- The XC40 looks amazing, inside and out.
- It drives like a true luxury car and offers a lot of features for the price.
- It has a few annoying quirks, but it's undoubtedly the best entry-level luxury crossover on sale.
The Volvo XC40 compact crossover is the culmination of Volvo's revamped lineup under Geely, creating what is unquestionably the best entry-level luxury crossover on sale today.
The class-leading interiors, refined driving dynamics, fantastic designs and competitive feature sets were all impressive on the S90, V90 and XC60 we've tested.
There are a few things Volvo is historically known for. Safety is the biggest one, as evidenced by the standard automatic emergency braking, lane keeping aid, oncoming lane collision mitigation and driver fatigue monitoring.
On top of that, our tester had Volvo's tremendously helpful pilot assist semi-autonomous driving system, a blind-spot monitoring system and a 360-degree parking camera. The combination of technology and traditional crash safety earned the Volvo a Top Safety Pick + award from the Insurance Institute for Highway Safety, the highest honor the agency grants. Suffice to say, the safety box is checked.
They're also known for comfort, another highlight of the XC40. Between a 10-day stint in Ireland and a winding trip through Pennsylvania and Ohio, we've put far more than a thousand miles on Volvo XC40s. While the suspension is comfortable and compliant, the real hero is the seat. Volvo has long been known to do the best thrones in the business, and the XC40's are no exception. They're soft without being overly squishy, with firm back support to really pack on the miles.
And you won't be complaining about extended trips in the XC40's cabin. Fully optioned, flagship products from Mercedes and Audi can best Volvo's interiors, but at this price range and in this segment nothing comes close. The XC40 Inscription we tested was a fantastic mix of real wood, gorgeous metal work, a crystal shifter and the aforementioned sublime leather seats.
It's also enjoyable to drive. Our Inscription model was a T5, which means it comes with a 248-horsepower, turbocharged four-cylinder engine connected to an all-wheel drive system. In between, there's a quick-shifting, eight-speed transmission. This team makes short work of highway passes and is more than powerful enough. In fact, we sampled the 187-horsepower T4 model in Ireland and found it plenty quick, so if you're working with a limited budget, that may be the one to get.
The one thing you do notice on extended trips in the XC40 is some road noise, with a dull roar pretty much always present at highway speeds. The engine, too, is prone to unpleasant groaning if you need to merge onto a highway with some verve.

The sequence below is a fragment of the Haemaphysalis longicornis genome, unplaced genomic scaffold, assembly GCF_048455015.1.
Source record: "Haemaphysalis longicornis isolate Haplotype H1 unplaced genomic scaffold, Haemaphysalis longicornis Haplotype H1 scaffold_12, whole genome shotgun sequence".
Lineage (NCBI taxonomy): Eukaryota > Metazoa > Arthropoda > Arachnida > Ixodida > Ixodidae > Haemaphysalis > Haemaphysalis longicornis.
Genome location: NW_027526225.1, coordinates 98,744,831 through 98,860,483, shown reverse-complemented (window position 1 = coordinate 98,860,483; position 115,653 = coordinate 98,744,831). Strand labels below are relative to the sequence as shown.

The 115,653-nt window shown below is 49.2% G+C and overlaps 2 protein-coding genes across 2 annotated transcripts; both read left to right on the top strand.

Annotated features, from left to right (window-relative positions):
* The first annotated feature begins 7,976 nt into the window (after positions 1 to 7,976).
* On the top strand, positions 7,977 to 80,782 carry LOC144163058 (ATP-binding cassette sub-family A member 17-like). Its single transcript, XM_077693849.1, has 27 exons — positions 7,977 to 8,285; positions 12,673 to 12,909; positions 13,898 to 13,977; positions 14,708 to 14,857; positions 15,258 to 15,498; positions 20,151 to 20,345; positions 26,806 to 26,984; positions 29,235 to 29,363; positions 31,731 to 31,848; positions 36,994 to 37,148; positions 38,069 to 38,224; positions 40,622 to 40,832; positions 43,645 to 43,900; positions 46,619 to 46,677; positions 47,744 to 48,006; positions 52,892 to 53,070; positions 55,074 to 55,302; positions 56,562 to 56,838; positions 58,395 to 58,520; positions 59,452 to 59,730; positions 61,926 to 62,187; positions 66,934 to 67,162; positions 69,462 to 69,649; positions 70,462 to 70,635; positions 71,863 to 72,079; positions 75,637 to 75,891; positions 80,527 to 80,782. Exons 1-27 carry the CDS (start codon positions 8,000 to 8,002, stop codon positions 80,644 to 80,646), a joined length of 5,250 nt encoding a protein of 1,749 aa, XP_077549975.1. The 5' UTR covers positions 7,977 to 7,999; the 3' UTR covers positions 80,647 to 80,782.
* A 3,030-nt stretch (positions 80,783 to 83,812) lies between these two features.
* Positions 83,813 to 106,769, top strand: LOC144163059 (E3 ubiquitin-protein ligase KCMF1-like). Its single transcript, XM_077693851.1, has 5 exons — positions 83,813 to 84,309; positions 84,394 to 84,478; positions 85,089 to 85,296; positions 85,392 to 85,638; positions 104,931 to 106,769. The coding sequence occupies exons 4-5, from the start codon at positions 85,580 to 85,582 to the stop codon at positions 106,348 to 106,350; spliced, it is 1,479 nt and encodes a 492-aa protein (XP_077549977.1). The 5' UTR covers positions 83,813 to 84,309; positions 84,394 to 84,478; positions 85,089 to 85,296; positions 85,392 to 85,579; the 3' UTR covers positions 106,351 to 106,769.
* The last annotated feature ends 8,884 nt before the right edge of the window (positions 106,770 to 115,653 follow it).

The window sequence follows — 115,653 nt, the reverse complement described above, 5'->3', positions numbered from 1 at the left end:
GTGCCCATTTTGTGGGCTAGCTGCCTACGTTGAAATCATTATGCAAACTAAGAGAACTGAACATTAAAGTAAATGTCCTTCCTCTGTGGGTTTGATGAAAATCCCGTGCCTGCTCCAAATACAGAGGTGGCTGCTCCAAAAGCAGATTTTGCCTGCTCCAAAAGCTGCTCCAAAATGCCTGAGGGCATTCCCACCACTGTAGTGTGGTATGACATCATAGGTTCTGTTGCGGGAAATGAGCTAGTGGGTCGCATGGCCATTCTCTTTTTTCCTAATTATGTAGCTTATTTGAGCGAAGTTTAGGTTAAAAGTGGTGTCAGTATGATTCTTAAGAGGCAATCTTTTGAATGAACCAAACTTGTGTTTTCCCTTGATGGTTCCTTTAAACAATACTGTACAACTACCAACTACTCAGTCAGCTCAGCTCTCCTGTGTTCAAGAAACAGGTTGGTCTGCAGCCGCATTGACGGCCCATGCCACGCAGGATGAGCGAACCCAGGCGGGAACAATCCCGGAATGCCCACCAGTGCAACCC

There's also the debatable point regarding the infotainment system. The interior is dominated by an upright touch screen that controls most of your key functions, including climate control, media and navigation. By all accounts it looks great, but many people complain about the difficulty of navigating the system.
In our testing, it was responsive and relatively easy to sort out, but certain things are a bit too buried. For instance, it's far more arduous to adjust the fan speed and direction with Volvo's Sensus infotainment than it would be if you had a simple knob.
That, though, is far from the Volvo's most serious usability sin. That honor goes to the shifter, a beautiful piece of Orrefors Crystal that you come to hate as soon as you have to use it. Unlike every non-Volvo we've tested, the XC40 cannot be shifted into drive with one quick move. Instead, you have to pull twice back for drive or push twice for reverse.
If you do it too quickly or the second one doesn't register, you end up revving the engine in neutral. That happened more often than we'd like to admit. Volvo decided to reinvent something that absolutely nobody had a problem with, an out-of-character move for such a pragmatic company.
Unless you need all-wheel drive, we think the best value in the XC40 range is the T4 Inscription. It's still plenty powerful, but it's cheaper and gets better gas mileage. It starts at $39,890 with destination.
We'd also add the $900 premium package to get pilot assist along with the $1,100 vision package to add blind-spot monitoring, front and rear parking sensors and auto-dimming mirrors. Finally, we'd spend $750 on heated seats and a heated steering wheel. Volvo's heated steering wheels are some of the only ones that get hot enough to be worth paying for.
All in, our XC40 would cost $42,640. However, that's not the only option. Volvo also offers a subscription service targeted toward young and first-time buyers, called Care by Volvo.
Care by Volvo starts at $700 per month with $0 down and includes the car, taxes, maintenance, insurance and even wear items like tires. The only mileage option is for 15,000 miles per year and the term of the subscription is 24 months, though you can upgrade to a new Volvo after 12 months if you renew the contract. The Inscription model is not currently available via Care by Volvo.
Given the restrictions of Care by Volvo, we imagine most buyers will be best off doing a traditional lease or purchasing the XC40. However, depending on your insurance and mileage requirements, it is worth considering.
The XC40 is phenomenal. While so many small SUVs feel cheap or lazily designed, the XC40 is full of nice details and amenities that make it feel like a truly premium product. From the fantastic seats to the little console-mounted, removable trash can, it's clear that the XC40 is designed to be as usable as possible.
If you're looking to buy your first luxury car, it's a great place to start. It's small and affordable enough to serve as a great entry point without the sacrificed, dumbed-down approach of some entry-level products.
Driving Experience: 4
Price as tested: $46,290
*Ratings out of 5